16. Don't worry our wonder government has been on the case. I think the OFT ruled schools cannot stipulate a preferred supplier of school uniform to not discourage hard working families from sending their kids there. It's hit a lot of small businesses who specialise in low volumes of unique school uniforms. From now on all school uniforms come from Asda with a picture of Coleen McLoughlin embroidered on the breast pocket instead of a crest.
  17. Obviously with ASBO kids, but in this case it was a pensioner and the action was effective and freed up the time of a staff member who was probably a £18k+ overhead. That's ok just fight back in someone else's store. We don't do extended warranties, but if you don't want one 'no thanks' is a phrase you might find usefully deployed. I might consider banning hair gel as part of uniform policy though.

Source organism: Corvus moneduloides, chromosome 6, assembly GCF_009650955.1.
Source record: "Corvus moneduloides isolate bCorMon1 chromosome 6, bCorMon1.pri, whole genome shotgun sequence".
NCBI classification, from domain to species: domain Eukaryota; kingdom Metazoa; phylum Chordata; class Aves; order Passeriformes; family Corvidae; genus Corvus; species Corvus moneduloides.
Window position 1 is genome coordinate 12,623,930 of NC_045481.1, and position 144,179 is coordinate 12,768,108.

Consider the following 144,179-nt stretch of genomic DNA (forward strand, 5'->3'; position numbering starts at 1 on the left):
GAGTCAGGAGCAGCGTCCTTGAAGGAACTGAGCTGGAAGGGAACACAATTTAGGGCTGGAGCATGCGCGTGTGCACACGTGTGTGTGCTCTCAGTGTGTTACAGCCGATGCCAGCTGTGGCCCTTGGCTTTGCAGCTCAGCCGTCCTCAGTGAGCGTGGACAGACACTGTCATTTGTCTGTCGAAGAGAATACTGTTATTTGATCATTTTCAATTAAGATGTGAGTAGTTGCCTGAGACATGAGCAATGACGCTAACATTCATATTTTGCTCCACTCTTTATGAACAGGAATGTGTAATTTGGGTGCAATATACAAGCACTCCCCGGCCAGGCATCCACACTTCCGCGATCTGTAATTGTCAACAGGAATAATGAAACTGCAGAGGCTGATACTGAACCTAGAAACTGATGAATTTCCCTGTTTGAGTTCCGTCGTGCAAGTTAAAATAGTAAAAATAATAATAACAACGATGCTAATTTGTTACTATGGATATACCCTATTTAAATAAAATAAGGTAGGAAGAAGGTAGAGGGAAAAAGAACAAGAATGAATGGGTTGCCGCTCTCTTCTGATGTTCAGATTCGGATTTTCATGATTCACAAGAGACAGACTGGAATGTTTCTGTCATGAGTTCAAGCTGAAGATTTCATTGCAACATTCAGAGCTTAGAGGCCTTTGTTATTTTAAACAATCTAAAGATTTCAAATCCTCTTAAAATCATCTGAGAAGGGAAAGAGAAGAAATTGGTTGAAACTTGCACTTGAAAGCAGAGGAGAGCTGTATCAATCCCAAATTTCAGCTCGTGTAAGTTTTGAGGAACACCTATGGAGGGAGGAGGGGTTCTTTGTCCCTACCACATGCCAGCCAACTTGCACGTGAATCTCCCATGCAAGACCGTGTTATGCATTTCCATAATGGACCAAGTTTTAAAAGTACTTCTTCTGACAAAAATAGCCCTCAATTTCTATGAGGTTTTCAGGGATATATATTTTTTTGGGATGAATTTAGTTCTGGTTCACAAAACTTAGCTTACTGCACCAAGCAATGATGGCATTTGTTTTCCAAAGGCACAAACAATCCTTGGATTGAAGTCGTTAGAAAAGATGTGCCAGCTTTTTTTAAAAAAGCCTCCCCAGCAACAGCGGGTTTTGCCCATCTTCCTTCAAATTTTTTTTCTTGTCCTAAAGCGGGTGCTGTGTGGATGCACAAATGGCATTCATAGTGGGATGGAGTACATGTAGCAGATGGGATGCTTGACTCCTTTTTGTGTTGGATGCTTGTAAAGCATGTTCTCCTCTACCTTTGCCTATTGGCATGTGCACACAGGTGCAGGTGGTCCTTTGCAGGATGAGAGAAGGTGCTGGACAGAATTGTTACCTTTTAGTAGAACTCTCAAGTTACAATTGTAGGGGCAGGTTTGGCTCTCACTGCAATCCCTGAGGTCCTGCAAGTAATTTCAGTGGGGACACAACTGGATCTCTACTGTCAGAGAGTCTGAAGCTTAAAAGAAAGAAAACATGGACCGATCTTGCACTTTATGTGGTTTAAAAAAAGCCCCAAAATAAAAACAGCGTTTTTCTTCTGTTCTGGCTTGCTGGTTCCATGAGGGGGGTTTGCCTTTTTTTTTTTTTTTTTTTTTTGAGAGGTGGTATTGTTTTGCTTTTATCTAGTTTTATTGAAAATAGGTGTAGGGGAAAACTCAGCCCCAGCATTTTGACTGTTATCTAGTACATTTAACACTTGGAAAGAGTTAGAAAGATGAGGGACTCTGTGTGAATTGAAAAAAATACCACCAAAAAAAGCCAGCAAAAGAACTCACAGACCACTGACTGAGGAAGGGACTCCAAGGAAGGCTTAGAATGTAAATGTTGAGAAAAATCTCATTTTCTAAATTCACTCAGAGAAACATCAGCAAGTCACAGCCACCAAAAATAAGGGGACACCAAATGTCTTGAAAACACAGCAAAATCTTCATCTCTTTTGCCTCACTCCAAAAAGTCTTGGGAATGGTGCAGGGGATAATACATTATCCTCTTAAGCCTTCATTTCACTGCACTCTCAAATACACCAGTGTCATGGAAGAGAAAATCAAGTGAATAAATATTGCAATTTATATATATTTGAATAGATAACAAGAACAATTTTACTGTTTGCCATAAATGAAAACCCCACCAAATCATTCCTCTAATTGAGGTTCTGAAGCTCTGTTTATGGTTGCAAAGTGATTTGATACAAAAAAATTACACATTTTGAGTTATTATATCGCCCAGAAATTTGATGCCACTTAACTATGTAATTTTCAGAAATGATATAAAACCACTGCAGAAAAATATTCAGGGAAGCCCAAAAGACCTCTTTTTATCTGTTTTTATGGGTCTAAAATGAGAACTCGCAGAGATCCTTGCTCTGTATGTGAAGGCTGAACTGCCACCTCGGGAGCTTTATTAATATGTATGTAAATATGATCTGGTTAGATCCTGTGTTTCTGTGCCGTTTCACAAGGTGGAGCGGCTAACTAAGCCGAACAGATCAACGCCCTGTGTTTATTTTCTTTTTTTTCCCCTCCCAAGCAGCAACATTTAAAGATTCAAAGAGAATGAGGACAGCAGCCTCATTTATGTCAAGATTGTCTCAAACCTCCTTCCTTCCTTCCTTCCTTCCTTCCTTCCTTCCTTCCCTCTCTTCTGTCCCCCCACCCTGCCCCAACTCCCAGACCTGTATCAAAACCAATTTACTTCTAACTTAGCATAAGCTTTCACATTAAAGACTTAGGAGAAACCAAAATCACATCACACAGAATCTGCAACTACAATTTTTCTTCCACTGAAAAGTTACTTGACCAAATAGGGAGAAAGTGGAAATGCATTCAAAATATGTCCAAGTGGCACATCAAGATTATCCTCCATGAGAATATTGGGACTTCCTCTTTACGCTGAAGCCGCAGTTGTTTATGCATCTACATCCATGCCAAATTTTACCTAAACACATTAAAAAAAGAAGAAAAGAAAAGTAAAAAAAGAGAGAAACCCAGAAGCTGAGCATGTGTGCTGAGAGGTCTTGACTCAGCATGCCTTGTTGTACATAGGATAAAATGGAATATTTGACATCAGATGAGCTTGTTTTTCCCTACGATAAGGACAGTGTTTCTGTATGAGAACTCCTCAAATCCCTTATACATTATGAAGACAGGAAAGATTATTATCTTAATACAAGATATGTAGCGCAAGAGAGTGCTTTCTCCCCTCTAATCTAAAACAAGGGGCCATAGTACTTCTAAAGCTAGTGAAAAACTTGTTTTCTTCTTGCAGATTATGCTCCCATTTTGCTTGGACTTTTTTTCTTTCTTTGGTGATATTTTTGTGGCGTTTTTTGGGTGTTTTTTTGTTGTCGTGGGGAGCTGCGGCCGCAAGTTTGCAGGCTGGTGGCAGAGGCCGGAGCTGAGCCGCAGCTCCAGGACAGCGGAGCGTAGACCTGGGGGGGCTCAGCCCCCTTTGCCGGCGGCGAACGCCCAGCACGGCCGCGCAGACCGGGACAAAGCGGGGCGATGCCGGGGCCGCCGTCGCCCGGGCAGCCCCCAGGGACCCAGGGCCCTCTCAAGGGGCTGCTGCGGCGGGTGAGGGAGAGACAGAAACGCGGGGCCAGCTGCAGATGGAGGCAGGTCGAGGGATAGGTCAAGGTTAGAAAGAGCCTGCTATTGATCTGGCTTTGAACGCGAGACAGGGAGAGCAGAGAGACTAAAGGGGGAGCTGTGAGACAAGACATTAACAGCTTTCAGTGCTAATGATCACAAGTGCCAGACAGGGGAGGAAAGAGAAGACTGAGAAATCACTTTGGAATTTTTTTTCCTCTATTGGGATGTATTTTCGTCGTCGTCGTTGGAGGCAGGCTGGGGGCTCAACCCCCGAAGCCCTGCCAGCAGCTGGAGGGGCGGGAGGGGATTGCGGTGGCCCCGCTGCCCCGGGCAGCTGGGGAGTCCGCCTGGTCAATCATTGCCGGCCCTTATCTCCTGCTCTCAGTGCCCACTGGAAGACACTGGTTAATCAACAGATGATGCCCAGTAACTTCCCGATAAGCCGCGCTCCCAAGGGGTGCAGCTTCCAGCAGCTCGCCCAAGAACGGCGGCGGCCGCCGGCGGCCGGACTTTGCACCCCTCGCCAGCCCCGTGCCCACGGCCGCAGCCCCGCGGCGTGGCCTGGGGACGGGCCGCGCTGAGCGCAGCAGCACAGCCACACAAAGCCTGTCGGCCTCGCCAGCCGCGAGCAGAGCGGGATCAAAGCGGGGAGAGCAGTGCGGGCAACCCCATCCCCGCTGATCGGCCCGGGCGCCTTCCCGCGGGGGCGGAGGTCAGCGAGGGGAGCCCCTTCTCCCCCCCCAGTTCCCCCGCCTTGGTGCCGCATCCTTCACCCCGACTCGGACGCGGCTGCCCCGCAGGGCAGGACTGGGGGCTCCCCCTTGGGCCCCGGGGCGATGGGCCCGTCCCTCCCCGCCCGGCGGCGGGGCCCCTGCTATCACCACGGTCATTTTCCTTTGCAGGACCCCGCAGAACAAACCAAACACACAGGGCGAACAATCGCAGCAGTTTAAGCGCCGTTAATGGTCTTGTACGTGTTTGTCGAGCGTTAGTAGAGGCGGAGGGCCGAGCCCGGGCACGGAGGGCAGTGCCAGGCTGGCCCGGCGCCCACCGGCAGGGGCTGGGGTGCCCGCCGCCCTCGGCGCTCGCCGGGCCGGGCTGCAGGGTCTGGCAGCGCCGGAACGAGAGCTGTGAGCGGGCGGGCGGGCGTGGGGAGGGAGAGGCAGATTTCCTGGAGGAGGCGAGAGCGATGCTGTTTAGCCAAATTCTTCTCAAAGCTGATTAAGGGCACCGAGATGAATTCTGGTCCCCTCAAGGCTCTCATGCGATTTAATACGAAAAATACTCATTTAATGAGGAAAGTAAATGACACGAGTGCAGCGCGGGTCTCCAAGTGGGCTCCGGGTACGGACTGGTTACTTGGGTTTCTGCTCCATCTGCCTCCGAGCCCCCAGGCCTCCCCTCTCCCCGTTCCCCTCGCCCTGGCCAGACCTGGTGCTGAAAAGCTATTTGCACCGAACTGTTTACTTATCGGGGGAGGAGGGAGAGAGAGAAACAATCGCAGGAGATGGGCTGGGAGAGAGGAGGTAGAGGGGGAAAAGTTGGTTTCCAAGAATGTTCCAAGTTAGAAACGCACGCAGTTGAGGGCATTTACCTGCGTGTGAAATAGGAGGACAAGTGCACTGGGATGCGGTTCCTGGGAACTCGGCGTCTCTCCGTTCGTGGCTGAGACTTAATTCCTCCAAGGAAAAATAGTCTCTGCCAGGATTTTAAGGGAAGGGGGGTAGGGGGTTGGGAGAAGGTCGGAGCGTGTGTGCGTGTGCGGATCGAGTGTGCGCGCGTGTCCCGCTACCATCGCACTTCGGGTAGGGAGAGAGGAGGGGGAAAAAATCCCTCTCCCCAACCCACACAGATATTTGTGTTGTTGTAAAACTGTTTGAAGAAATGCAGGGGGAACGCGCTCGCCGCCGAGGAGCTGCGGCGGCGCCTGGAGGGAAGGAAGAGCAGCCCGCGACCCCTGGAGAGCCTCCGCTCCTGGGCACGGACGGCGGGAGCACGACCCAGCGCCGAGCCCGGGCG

18. Unfortunately, amongst large corporates you're very much the odd one out if you're not carrying at least £1bn of debt.
  19. Unfortunately retail staff are always on the frontline when people who wish they were more important are looking for someone to feel superior to.